The control afforded by the output enable signals using the BSR and the EXTEST instruction requires a compatible circuit-board test environment to avoid device-destructive configurations. The user must avoid situations in which the

DSP56300 core output drivers are enabled into actively driven networks. In addition, the EXTEST instruction can be performed only after power-up or regular hardware reset while EXTAL was provided. Then during the execution of EXTEST, EXTAL can remain inactive.

There are two constraints related to the JTAG interface. First, the TCK input does not include an internal pullup resistor and should not be left unconnected. The second constraint is to ensure that the JTAG test logic is kept transparent to the system logic by forcing the TAP into the Test-Logic-Reset controller state, using either of two methods. During power-up, TRST must be externally asserted to force the TAP controller into this state. After power-up is concluded, TMS must be sampled as a logic 1 for five consecutive TCK rising edges. If TMS either remains unconnected or is connected to V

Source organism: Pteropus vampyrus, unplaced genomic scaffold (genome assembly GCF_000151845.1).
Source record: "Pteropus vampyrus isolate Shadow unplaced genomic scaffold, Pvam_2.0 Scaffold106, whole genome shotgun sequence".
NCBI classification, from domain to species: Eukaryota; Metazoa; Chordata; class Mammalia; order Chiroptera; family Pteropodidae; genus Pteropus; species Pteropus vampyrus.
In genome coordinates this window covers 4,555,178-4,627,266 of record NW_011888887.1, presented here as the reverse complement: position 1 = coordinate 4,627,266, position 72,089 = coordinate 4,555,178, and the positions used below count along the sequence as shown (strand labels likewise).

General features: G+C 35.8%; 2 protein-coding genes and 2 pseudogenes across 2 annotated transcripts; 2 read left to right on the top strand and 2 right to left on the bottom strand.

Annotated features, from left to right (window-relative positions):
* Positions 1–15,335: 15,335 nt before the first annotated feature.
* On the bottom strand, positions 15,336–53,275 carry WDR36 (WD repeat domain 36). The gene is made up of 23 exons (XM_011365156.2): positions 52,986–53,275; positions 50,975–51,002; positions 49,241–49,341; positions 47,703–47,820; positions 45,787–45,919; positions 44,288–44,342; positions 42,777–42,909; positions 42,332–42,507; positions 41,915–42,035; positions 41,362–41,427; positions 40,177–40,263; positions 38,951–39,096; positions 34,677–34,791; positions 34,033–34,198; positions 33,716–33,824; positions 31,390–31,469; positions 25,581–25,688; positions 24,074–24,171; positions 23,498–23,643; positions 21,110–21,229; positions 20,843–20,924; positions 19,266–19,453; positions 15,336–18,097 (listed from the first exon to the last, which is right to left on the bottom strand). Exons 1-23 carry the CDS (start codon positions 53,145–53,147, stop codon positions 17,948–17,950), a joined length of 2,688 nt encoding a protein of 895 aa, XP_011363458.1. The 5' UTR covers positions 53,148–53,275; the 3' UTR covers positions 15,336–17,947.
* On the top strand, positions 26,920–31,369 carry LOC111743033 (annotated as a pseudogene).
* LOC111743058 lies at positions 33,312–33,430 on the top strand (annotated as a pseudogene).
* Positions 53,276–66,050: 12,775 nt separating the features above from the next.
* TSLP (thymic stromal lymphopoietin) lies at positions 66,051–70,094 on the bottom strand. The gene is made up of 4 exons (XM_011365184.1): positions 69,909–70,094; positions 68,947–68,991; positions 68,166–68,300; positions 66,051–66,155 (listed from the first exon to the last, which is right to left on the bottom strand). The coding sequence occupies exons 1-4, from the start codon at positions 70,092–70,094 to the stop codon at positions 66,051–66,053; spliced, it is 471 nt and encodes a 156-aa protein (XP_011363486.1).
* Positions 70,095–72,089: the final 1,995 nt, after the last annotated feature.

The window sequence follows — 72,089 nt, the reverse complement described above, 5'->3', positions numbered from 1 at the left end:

CC

, then the TAP controller cannot leave the Test-Logic-Reset state, regardless of the state of TCK.

The DSP56300 core features a low-power Stop mode, which is invoked using the

STOP instruction. The interaction of the JTAG interface with low-power Stop mode is as follows:

1. The TAP controller must be in the Test-Logic-Reset state to either enter or remain in the low-power Stop mode. Leaving the TAP controller

Test-Logic-Reset state negates the ability to achieve low-power, but does not otherwise affect device functionality.

2. The TCK input is not blocked in low-power Stop mode. To consume minimal power, the TCK input should be externally connected to V

CC

or GND.

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JTAG Port

DSP56303 Boundary Scan Register

3. The TMS and TDI pins include on-chip pullup resistors. In low-power Stop mode, these two pins should remain either unconnected or connected to V

CC to achieve minimal power consumption.

Since during Stop mode all DSP56303 core clocks are disabled, the JTAG interface provides the means of polling the device status (sampled in the Capture-IR state).